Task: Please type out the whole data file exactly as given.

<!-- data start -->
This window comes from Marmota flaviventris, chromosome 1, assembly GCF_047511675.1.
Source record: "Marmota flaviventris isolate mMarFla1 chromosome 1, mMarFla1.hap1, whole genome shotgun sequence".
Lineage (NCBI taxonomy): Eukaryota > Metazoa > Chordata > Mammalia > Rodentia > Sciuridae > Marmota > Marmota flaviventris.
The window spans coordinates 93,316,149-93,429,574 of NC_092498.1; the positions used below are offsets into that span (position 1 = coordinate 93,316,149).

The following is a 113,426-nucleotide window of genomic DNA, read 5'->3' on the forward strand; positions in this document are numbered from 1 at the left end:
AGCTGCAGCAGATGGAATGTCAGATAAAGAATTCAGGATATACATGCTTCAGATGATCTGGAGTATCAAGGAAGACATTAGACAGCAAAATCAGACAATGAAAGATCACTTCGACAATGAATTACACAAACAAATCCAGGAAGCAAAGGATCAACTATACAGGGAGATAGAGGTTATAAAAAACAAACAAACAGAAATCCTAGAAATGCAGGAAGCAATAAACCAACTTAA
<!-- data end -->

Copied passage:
This window comes from Marmota flaviventris, chromosome 1, assembly GCF_047511675.1.
Source record: "Marmota flaviventris isolate mMarFla1 chromosome 1, mMarFla1.hap1, whole genome shotgun sequence".
Lineage (NCBI taxonomy): Eukaryota > Metazoa > Chordata > Mammalia > Rodentia > Sciuridae > Marmota > Marmota flaviventris.
The window spans coordinates 93,316,149-93,429,574 of NC_092498.1; the positions used below are offsets into that span (position 1 = coordinate 93,316,149).

The following is a 113,426-nucleotide window of genomic DNA, read 5'->3' on the forward strand; positions in this document are numbered from 1 at the left end:
AGCTGCAGCAGATGGAATGTCAGATAAAGAATTCAGGATATACATGCTTCAGATGATCTGGAGTATCAAGGAAGACATTAGACAGCAAAATCAGACAATGAAAGATCACTTCGACAATGAATTACACAAACAAATCCAGGAAGCAAAGGATCAACTATACAGGGAGATAGAGGTTATAAAAAACAAACAAACAGAAATCCTAGAAATGCAGGAAGCAATAAACCAACTTAA